Cyanuric acid

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Cyanuric acid
Names
IUPAC name
1,3,5-Triazinane-2,4,6-trione
Other names
1,3,5-Triazine-2,4,6(1H,3H,5H)-trione
1,3,5-Triazinetriol
s-Triazinetriol
s-Triazinetrione
Tricarbimide
Isocyanuric acid
Pseudocyanuric acid
Properties
C3H3N3O3
Molar mass 129.07 g/mol
Appearance White solid
Odor Odorless
Density 2.5 g/cm3
Melting point 320–360 °C (608–680 °F; 593–633 K) (decomposes)
Boiling point Decomposes
0.27 g/100 ml (25 °C)
Solubility Soluble in DMSO, conc. HCl, pyridine, conc. sulfuric acid
Slightly soluble in DMF, ethanol
Insoluble in acetone, benzene, chloroform, diethyl ether, methanol
Vapor pressure 4.41·10-11 mmHg at 25 °C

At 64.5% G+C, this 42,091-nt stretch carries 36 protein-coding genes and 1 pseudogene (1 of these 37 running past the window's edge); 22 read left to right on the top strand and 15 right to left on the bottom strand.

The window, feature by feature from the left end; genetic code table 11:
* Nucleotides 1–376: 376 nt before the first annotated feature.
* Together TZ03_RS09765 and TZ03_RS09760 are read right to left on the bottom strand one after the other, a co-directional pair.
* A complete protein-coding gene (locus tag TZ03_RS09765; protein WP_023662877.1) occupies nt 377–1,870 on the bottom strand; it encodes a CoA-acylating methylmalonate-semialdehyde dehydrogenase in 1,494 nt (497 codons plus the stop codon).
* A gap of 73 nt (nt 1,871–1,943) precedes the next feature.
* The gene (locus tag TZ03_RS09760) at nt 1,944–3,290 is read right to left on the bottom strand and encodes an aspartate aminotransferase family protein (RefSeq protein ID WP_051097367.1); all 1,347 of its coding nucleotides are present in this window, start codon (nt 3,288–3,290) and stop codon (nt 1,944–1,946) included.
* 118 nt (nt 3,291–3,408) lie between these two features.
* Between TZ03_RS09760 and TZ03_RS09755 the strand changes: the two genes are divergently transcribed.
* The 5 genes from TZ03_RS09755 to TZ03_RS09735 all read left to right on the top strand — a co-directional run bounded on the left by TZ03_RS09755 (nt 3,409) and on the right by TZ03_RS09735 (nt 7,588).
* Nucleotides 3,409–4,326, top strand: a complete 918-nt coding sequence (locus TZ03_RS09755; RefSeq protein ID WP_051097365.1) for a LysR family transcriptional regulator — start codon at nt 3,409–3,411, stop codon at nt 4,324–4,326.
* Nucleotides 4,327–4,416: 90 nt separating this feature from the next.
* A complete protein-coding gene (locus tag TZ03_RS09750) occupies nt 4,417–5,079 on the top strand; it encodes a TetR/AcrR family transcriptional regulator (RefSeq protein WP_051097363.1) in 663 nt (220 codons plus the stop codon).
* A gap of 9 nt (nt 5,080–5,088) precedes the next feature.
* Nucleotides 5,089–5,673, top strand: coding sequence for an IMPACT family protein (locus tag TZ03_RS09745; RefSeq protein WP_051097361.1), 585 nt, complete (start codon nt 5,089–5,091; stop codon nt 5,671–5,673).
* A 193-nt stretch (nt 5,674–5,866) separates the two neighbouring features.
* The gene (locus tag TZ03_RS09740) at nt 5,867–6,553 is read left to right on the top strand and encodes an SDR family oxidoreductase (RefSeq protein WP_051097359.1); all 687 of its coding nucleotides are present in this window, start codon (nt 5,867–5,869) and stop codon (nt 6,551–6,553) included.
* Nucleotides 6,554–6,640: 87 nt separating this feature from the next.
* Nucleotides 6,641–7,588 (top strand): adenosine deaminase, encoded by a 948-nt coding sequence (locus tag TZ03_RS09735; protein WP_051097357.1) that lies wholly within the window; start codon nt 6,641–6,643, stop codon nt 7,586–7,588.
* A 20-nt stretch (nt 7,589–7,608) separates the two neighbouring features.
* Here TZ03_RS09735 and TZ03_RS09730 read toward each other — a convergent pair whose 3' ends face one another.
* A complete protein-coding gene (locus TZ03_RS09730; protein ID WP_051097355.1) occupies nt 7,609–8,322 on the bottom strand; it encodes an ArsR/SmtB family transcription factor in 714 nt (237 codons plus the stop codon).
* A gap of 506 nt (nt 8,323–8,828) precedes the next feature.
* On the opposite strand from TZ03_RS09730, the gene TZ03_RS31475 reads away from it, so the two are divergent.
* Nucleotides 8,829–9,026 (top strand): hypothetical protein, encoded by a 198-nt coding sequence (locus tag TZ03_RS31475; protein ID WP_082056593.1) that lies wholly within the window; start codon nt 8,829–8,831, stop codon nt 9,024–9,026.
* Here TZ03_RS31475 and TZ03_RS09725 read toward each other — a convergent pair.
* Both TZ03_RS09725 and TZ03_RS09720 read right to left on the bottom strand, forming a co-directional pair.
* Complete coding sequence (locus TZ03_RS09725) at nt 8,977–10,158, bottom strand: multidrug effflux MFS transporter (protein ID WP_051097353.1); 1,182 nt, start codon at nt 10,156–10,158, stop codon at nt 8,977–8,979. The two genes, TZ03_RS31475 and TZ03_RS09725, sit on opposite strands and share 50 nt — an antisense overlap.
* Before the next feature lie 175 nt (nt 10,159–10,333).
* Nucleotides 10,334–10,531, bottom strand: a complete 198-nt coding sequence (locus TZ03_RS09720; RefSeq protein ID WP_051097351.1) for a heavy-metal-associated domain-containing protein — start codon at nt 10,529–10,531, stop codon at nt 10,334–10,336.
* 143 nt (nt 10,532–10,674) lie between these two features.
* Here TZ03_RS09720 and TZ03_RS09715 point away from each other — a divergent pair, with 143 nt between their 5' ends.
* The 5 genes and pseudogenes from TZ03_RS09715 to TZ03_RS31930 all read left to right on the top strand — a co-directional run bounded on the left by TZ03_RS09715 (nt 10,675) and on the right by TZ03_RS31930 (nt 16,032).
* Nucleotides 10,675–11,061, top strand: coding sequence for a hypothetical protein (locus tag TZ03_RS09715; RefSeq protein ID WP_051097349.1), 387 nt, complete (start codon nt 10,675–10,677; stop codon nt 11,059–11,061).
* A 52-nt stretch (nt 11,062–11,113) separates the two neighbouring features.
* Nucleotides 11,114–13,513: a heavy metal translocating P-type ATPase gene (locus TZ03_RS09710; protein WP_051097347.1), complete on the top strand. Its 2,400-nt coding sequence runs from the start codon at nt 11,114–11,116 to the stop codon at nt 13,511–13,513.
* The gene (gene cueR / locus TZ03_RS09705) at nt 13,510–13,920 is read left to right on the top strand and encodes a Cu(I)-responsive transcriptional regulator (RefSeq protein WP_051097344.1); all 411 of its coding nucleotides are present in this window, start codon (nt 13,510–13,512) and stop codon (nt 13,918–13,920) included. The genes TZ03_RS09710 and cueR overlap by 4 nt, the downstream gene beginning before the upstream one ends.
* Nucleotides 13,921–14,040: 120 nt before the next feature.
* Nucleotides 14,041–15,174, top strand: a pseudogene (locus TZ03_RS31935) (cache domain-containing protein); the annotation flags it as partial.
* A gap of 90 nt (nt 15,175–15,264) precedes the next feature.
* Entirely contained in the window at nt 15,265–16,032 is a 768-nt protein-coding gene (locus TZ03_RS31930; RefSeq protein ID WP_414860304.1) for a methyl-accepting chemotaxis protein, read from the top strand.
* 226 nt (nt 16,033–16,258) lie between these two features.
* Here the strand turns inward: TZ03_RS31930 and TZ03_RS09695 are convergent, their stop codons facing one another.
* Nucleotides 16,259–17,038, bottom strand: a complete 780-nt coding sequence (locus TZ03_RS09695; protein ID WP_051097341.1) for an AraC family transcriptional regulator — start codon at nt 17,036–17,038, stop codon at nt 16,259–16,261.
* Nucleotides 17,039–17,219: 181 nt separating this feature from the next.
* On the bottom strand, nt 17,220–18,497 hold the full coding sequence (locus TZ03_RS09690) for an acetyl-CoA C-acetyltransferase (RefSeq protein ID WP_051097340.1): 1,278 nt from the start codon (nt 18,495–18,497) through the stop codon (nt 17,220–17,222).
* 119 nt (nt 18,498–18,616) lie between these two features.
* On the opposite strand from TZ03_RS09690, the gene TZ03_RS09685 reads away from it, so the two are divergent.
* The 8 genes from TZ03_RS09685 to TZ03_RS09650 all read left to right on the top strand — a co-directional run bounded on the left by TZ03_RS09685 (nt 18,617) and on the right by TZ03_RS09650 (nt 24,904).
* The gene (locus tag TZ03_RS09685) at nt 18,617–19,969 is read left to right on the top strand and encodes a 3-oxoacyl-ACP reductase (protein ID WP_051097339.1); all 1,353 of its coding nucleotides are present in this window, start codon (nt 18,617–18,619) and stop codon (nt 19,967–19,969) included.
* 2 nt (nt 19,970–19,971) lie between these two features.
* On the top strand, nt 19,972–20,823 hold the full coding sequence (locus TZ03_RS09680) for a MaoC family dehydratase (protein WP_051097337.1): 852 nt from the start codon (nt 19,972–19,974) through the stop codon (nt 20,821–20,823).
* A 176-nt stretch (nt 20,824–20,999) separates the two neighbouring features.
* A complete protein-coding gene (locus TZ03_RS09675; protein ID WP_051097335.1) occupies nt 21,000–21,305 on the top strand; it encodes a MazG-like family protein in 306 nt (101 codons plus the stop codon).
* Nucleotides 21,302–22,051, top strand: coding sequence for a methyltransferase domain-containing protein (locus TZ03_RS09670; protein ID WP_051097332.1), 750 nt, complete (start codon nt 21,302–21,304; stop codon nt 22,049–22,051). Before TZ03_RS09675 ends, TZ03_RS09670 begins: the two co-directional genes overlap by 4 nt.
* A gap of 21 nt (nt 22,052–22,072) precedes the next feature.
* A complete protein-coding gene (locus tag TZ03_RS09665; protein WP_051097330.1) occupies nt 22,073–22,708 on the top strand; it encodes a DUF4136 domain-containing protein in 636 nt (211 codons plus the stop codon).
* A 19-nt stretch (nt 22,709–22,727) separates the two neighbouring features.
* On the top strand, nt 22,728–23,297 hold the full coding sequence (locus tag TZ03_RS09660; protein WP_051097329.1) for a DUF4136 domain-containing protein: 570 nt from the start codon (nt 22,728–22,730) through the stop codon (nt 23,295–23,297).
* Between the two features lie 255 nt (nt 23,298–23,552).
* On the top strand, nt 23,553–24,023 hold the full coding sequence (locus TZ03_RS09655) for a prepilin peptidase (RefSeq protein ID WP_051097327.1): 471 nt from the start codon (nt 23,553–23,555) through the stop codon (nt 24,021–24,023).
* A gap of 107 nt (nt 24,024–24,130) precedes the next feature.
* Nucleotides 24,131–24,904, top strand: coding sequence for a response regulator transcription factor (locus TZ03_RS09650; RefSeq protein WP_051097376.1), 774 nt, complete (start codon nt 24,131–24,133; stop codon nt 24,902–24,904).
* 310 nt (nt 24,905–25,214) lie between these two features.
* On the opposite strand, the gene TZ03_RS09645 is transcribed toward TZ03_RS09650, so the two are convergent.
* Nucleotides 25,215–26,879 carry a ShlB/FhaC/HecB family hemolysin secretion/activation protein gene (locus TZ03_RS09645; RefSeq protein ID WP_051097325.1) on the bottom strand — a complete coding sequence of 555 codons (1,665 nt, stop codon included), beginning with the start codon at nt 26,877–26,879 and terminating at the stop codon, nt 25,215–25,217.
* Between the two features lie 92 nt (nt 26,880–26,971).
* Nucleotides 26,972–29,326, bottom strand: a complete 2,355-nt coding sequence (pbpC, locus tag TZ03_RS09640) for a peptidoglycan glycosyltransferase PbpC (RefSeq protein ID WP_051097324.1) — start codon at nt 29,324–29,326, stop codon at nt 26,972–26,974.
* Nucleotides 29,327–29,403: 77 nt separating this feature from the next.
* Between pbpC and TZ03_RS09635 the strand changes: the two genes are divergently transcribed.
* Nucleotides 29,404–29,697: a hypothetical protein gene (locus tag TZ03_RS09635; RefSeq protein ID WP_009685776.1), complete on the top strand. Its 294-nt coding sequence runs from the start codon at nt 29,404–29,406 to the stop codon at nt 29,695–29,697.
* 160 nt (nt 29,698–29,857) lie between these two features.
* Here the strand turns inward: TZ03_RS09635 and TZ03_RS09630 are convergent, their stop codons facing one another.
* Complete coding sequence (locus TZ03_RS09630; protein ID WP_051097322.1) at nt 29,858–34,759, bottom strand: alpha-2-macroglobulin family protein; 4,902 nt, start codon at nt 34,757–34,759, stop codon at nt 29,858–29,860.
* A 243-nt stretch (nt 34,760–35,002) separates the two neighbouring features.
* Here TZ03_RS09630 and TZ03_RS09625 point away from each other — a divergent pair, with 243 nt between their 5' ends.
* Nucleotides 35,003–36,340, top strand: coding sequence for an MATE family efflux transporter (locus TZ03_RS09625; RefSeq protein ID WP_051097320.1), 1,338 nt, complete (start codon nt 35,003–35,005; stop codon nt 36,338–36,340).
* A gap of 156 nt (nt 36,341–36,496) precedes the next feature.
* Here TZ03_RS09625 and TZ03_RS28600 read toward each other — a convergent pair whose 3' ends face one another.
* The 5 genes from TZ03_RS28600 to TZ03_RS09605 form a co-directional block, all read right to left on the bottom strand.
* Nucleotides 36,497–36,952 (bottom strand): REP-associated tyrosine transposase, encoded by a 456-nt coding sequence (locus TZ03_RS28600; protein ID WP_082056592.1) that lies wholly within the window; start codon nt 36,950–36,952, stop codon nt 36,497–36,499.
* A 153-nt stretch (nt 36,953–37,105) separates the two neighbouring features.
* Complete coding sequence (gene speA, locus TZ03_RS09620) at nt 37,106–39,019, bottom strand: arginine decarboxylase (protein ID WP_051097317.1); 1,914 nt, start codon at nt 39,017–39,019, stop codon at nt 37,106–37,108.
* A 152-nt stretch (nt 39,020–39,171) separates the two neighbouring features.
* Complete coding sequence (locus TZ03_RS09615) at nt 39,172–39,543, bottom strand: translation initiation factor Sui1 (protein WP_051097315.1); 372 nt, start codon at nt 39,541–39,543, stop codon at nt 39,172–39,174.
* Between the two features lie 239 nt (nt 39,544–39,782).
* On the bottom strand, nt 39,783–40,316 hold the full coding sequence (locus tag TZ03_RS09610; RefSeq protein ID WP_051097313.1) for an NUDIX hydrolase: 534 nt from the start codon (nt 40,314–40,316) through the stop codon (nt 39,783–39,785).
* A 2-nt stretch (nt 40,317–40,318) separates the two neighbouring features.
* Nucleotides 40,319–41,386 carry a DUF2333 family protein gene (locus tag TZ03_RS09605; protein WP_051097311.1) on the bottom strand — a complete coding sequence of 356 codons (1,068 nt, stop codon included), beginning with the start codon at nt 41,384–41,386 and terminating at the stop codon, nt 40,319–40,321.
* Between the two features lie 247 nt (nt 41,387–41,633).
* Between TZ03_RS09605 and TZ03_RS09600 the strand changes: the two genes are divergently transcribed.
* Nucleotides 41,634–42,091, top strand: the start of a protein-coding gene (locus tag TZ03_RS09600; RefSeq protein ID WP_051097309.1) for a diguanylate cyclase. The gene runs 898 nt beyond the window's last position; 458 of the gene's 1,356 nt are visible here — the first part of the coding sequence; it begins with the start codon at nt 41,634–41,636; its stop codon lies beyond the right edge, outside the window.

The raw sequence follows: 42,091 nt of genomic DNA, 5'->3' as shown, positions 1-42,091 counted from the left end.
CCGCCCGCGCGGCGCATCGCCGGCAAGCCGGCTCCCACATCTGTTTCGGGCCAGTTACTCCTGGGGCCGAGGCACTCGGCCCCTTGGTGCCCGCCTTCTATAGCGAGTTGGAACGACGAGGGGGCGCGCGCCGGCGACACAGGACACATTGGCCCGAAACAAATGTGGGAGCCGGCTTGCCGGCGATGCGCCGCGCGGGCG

Hazards
Safety data sheet Sigma-Aldrich
Lethal dose or concentration (LD, LC):
7,700 mg/kg (rat, oral)
5,000 mg/kg (rabbit, dermal)
Related compounds
Related compounds
Trichloroisocyanuric acid
Except where otherwise noted, data are given for materials in their standard state (at 25 °C [77 °F], 100 kPa).
Infobox references

Cyanuric acid (or 1,3,5-triazine-2,4,6-triol) is a chemical compound with the formula (CNOH)3, often encountered as as bleach.

Properties

Chemical

Thermal decomposition of cyanuric acid yields cyanates and carbon oxides.

Physical

Cyanuric acid is an odorless white solid, poorly soluble in water.

Availability

Cyanuric acid is available as chlorine stabilizer in swimming pools and can be purchased from hardware stores.

Preparation

Can be prepared by thermal decomposition of urea. However, it's much cheaper to simply buy the compound.

Projects

Handling

Safety

Cyanuric acid has low toxicity, though it may be slightly irritant.

Storage

Cyanuric acid should be kept in closed bottles.

Disposal

No special disposal is required, can be poured down the drain in the trash.

References

Relevant Sciencemadness threads